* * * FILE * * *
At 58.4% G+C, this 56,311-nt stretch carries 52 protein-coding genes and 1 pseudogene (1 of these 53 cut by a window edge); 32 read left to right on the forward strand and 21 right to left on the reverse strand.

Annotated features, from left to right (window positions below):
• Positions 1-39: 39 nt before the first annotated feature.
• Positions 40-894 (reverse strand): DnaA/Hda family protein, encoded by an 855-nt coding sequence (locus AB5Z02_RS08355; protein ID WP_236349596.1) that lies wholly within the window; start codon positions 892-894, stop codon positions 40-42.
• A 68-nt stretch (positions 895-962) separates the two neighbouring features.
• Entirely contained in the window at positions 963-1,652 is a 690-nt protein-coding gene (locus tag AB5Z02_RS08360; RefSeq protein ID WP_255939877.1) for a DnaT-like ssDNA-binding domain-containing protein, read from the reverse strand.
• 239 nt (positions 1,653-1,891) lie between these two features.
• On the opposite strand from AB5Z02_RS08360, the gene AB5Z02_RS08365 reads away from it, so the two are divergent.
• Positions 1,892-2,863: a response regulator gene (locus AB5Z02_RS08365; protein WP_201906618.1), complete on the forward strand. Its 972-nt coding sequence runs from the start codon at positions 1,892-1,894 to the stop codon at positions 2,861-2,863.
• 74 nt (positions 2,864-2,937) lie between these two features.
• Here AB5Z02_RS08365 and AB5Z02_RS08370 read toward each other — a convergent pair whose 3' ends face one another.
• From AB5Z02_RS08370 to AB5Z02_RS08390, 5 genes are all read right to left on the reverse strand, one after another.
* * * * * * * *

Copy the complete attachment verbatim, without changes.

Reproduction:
At 58.4% G+C, this 56,311-nt stretch carries 52 protein-coding genes and 1 pseudogene (1 of these 53 cut by a window edge); 32 read left to right on the forward strand and 21 right to left on the reverse strand.

Annotated features, from left to right (window positions below):
• Positions 1-39: 39 nt before the first annotated feature.
• Positions 40-894 (reverse strand): DnaA/Hda family protein, encoded by an 855-nt coding sequence (locus AB5Z02_RS08355; protein ID WP_236349596.1) that lies wholly within the window; start codon positions 892-894, stop codon positions 40-42.
• A 68-nt stretch (positions 895-962) separates the two neighbouring features.
• Entirely contained in the window at positions 963-1,652 is a 690-nt protein-coding gene (locus tag AB5Z02_RS08360; RefSeq protein ID WP_255939877.1) for a DnaT-like ssDNA-binding domain-containing protein, read from the reverse strand.
• 239 nt (positions 1,653-1,891) lie between these two features.
• On the opposite strand from AB5Z02_RS08360, the gene AB5Z02_RS08365 reads away from it, so the two are divergent.
• Positions 1,892-2,863: a response regulator gene (locus AB5Z02_RS08365; protein WP_201906618.1), complete on the forward strand. Its 972-nt coding sequence runs from the start codon at positions 1,892-1,894 to the stop codon at positions 2,861-2,863.
• 74 nt (positions 2,864-2,937) lie between these two features.
• Here AB5Z02_RS08365 and AB5Z02_RS08370 read toward each other — a convergent pair whose 3' ends face one another.
• From AB5Z02_RS08370 to AB5Z02_RS08390, 5 genes are all read right to left on the reverse strand, one after another.